The mantle G is suspended from the vaporizing-tube D by a suitable hook or other device g and rests with its lower larger end well down over the burner A.
To start the lamp, oil or alcohol is poured into the cup J and ignited. Oil is then ad mitted to the vaporizing-tube D, and as the latter becomes heated the oil therein vaporizes and passes into the mixing-chamber I, and the mixed air and vapor pass from thence into the burner A. As the mixed air and gas issues from the burner it is ignited by the fiame of the burning oil or alcohol and heats the mantle to incandescence. The intense heat from the burning gas and heated mantle being largely confined by the chimney or globe passes upwardly and keeps the vaporizing-tube sufficiently heated, so that the oil is vaporized immediately upon its entrance into the tube.
In order to prevent carbon or other matter from reaching and closing up the dischargeorifice of the vaporizing-tube D, I have provided the latter with an asbestos filter h. This filter is sufiicient-ly open or porous for the free passage of the vapor, but operates to effectually prevent the passage of any carbon or coke.
I have shown and described the vaporizingtube supported by a post fixed to the burner, but,if desired, this tube can be supported or carried by an arm or bracket secured to the mixing-chamber.
I would have it understood that I do not confine myself to the details of construction herein shown for actuating the needle-valve, nor do I confine myself to the other details herein shown, as it is evident that numerous changes might be resorted to without departing from the spirit of my invention.
Having fully described my invention, what I claim as new, and desire to secure by Letters Patent, is
1. In a petroleum incandescent burner, the combination with a base carryinga bu rner and an upright support, of a horizontal vaporizing-tube carried by the support and a mantle suspended from said vaporizing-tube over the burner.
2. In a petroleum incandescentburner, the combination with a base and a burner thereon, .of a support carried by the base and a horizontal vaporizing-tube removably secured to the support in a position above the burner.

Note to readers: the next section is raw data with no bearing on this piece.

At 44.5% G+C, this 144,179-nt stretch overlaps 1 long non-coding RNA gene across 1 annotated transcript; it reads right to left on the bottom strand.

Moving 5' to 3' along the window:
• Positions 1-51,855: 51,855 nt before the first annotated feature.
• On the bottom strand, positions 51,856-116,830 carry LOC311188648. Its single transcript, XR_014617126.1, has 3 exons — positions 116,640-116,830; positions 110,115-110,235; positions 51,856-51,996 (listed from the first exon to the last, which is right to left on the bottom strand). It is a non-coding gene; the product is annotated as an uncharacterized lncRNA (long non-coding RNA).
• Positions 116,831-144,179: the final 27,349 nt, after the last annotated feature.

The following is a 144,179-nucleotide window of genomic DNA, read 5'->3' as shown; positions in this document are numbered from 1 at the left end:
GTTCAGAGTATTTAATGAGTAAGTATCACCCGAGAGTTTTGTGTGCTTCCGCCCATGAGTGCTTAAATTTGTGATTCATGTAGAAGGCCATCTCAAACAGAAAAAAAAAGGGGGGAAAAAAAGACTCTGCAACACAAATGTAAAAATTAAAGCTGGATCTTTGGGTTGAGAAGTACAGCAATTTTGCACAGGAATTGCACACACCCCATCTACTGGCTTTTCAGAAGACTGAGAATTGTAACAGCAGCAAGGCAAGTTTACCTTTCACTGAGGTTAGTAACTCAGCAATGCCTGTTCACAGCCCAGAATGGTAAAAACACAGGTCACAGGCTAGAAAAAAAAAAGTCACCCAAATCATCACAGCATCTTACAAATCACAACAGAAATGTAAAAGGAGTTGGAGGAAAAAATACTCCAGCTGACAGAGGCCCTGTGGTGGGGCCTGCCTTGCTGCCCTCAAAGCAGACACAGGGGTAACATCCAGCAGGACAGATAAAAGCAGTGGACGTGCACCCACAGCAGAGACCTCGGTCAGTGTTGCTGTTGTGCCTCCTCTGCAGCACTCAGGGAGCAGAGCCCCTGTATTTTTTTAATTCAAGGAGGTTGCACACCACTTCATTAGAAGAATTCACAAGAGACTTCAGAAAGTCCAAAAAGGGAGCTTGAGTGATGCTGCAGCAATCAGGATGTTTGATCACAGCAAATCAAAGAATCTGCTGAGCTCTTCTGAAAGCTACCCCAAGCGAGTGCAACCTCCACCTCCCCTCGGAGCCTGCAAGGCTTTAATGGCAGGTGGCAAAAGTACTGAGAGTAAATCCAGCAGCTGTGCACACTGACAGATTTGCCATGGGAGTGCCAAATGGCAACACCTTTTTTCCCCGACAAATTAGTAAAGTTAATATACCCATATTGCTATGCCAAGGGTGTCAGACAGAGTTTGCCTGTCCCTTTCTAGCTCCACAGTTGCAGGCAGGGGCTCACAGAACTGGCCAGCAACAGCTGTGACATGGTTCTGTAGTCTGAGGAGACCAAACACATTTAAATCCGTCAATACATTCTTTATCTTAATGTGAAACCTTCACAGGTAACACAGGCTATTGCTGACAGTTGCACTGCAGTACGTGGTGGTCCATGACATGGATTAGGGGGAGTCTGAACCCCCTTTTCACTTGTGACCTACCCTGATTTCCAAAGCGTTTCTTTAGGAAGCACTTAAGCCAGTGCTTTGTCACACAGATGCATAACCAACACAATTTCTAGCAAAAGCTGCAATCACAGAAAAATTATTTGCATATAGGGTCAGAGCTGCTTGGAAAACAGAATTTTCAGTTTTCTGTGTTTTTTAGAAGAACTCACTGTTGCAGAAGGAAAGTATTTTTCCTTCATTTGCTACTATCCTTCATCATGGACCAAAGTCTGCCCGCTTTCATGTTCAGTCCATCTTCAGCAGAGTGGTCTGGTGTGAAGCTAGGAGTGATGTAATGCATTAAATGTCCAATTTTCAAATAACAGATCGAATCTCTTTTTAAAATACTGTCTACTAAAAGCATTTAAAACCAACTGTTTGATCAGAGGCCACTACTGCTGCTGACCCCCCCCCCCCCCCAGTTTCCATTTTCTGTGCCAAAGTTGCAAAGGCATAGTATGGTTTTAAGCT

3. In a petroleum incandescent lamp the combination with a base having means for its attachment to a bracket or other support, a burner and a post carried by said base, and a commingling-chamber also carried by the base and communicating with the interior thereof, of a horizontal vaporizing-tube carried by the post and adapted to discharge the vapor into the open end of the comminglingchamber.
4. In a petroleum incandescent lamp, the combination with a base adapted to be secured to a bracket, or other support and carrying a burner, a commingling-chamber and a post, the commingling-chamber communieating with the base, of a vaporizing-tube removably secured to said post and discharging into said chamber, substantially as set forth.
5. In a petroleum incandescent lamp, the combination with a base carrying a burner, a com mingling-chamber and a post, of a horizontally vaporizing-tube removably secured to the post and located over the burner, an oil-supply pipe leading to the vaporizingtube, and a valve carried by the tube.
6. -In a petroleum incandescent lamp, the combination with a base, and a burner, and commingling-chamber carried by said base, a starting-cup adjacent to the burner, and a globe or shade surrounding the burner, of a vaporizing-tube located horizontally over the upper end of the globe or shade and adapted to discharge the vapor into the com minglingchamber.
7. In a petroleum incandescent lamp, the combination with a base, and a burner, and commingling-chamber carried by said base, and a combined starting-cup and globe-holder surrounding the burner, of a vaporizing-tube located above the burner and discharging into the commingling-chamber.
8. In a petroleum incandescentburner, the combination with a burner, a mantle, a starting-cup surrounding the mantle and provided with a flange and a chimney or globe,
resting on said flange, of a removable vaporizing-tube located over the chimney or globe, and a commingling-chamber leading to the burner.
9. In a petroleum incandescent burner, the combination with a base, a burner projecting upwardly therefrom, a support projecting up from the base on one side of the burner and an upwardly-projecting commingling-chamher on the other side of said burner the said commingling-chamber communicating at its lower end with said base,of a removable horizontal vaporizing-tube carried by the support with its discharge-nozzle opposite the open end of the commingling-chamber.
In testimony whereof I have signed this specification in the presence of two subscribing witnesses.
C. L. DRURY, S. W. FOSTER.